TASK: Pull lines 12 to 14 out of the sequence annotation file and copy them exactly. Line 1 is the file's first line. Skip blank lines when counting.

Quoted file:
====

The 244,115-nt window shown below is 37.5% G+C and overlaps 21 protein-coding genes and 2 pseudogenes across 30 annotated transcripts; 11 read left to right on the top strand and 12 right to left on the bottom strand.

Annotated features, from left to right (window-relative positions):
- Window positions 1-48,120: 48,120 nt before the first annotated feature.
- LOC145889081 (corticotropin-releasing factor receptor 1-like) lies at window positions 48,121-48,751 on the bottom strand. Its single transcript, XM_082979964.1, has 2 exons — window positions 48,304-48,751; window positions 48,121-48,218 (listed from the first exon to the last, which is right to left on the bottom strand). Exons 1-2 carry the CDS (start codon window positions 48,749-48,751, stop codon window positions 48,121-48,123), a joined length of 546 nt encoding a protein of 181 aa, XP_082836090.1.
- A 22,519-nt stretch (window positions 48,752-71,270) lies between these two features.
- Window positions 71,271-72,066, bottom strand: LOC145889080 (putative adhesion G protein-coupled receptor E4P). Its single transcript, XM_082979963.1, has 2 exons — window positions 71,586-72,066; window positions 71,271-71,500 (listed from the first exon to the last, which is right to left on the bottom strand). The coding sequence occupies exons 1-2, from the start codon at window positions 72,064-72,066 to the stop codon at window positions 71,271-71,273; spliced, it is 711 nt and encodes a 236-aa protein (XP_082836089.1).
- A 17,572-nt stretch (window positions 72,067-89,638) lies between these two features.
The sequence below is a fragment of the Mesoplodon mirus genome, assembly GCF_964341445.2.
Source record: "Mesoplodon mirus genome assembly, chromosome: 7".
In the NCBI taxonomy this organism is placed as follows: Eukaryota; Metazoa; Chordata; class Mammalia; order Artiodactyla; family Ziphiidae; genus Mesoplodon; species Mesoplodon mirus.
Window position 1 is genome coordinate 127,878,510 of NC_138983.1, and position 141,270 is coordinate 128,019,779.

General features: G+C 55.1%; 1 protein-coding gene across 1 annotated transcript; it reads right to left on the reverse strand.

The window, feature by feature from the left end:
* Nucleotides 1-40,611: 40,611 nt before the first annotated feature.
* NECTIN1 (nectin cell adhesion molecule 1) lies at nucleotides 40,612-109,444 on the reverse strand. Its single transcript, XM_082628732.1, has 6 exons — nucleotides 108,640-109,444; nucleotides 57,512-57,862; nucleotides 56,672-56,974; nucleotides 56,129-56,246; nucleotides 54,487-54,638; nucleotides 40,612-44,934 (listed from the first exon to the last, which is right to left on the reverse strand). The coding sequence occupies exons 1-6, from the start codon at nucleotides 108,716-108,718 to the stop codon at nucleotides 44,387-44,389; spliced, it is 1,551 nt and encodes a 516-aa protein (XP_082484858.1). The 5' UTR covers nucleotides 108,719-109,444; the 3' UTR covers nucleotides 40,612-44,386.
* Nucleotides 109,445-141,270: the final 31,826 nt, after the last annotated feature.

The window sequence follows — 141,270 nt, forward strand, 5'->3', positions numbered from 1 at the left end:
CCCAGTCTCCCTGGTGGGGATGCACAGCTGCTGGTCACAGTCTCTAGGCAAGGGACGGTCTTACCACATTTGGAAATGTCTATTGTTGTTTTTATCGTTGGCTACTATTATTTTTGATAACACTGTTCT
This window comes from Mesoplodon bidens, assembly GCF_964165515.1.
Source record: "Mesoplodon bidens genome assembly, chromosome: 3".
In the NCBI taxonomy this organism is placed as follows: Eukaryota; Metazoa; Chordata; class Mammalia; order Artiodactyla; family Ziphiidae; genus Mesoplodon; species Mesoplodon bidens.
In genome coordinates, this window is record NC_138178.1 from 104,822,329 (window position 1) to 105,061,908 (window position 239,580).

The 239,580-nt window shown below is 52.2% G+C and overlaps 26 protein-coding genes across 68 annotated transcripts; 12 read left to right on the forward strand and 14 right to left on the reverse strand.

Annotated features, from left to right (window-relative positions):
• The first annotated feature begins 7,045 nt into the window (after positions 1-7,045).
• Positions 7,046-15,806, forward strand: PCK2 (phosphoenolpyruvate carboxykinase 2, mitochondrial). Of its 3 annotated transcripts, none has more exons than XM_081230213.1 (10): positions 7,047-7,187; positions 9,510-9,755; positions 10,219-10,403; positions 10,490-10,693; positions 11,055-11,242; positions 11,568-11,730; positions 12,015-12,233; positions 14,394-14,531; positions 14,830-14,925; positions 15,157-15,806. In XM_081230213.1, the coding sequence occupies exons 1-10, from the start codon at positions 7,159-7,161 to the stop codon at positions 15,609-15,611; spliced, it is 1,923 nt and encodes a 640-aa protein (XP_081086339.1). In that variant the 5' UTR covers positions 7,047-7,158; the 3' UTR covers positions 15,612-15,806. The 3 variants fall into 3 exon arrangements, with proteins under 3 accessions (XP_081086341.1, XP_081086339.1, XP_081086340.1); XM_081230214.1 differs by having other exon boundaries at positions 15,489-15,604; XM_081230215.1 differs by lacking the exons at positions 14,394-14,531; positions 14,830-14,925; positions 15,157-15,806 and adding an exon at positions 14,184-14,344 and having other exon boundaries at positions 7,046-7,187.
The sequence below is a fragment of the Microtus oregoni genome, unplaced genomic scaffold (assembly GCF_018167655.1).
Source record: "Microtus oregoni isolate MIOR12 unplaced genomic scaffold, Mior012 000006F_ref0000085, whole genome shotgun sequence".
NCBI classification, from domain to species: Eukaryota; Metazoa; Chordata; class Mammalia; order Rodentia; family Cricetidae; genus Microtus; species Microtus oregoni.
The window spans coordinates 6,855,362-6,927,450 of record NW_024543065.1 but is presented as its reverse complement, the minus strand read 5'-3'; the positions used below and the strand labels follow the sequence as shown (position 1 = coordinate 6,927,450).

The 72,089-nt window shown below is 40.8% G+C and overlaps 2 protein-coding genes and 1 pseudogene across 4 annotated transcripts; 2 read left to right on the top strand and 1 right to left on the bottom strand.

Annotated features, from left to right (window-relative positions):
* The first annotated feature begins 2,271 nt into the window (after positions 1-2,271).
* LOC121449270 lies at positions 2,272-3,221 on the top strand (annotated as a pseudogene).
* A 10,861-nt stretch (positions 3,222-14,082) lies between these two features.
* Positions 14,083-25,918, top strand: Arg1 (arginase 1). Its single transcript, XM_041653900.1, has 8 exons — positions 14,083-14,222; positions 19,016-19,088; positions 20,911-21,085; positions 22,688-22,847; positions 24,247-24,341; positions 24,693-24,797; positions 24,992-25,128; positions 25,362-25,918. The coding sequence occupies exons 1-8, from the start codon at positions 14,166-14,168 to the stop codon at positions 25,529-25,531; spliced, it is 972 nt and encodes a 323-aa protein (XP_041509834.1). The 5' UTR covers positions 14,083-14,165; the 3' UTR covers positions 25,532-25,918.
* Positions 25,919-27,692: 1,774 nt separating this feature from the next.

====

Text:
General features: G+C 55.1%; 1 protein-coding gene across 1 annotated transcript; it reads right to left on the reverse strand.

The window, feature by feature from the left end:
* Nucleotides 1-40,611: 40,611 nt before the first annotated feature.